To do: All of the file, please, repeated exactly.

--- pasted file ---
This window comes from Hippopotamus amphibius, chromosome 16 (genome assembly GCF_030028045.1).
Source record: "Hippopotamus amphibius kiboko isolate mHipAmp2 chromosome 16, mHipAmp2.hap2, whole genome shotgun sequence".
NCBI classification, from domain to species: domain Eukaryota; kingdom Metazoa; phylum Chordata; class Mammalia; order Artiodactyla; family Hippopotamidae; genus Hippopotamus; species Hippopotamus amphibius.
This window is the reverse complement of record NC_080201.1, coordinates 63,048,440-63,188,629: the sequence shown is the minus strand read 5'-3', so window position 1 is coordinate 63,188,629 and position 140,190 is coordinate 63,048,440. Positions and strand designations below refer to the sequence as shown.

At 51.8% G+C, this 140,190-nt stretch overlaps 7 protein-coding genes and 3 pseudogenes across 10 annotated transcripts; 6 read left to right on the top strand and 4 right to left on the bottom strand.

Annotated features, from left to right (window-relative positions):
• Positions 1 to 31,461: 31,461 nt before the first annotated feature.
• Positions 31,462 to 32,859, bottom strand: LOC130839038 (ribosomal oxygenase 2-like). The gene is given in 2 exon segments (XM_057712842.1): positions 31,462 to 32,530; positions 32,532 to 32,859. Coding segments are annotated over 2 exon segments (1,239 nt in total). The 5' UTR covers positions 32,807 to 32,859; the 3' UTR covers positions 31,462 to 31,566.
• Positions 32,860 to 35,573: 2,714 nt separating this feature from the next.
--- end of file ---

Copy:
This window comes from Hippopotamus amphibius, chromosome 16 (genome assembly GCF_030028045.1).
Source record: "Hippopotamus amphibius kiboko isolate mHipAmp2 chromosome 16, mHipAmp2.hap2, whole genome shotgun sequence".
NCBI classification, from domain to species: domain Eukaryota; kingdom Metazoa; phylum Chordata; class Mammalia; order Artiodactyla; family Hippopotamidae; genus Hippopotamus; species Hippopotamus amphibius.
This window is the reverse complement of record NC_080201.1, coordinates 63,048,440-63,188,629: the sequence shown is the minus strand read 5'-3', so window position 1 is coordinate 63,188,629 and position 140,190 is coordinate 63,048,440. Positions and strand designations below refer to the sequence as shown.

At 51.8% G+C, this 140,190-nt stretch overlaps 7 protein-coding genes and 3 pseudogenes across 10 annotated transcripts; 6 read left to right on the top strand and 4 right to left on the bottom strand.

Annotated features, from left to right (window-relative positions):
• Positions 1 to 31,461: 31,461 nt before the first annotated feature.
• Positions 31,462 to 32,859, bottom strand: LOC130839038 (ribosomal oxygenase 2-like). The gene is given in 2 exon segments (XM_057712842.1): positions 31,462 to 32,530; positions 32,532 to 32,859. Coding segments are annotated over 2 exon segments (1,239 nt in total). The 5' UTR covers positions 32,807 to 32,859; the 3' UTR covers positions 31,462 to 31,566.
• Positions 32,860 to 35,573: 2,714 nt separating this feature from the next.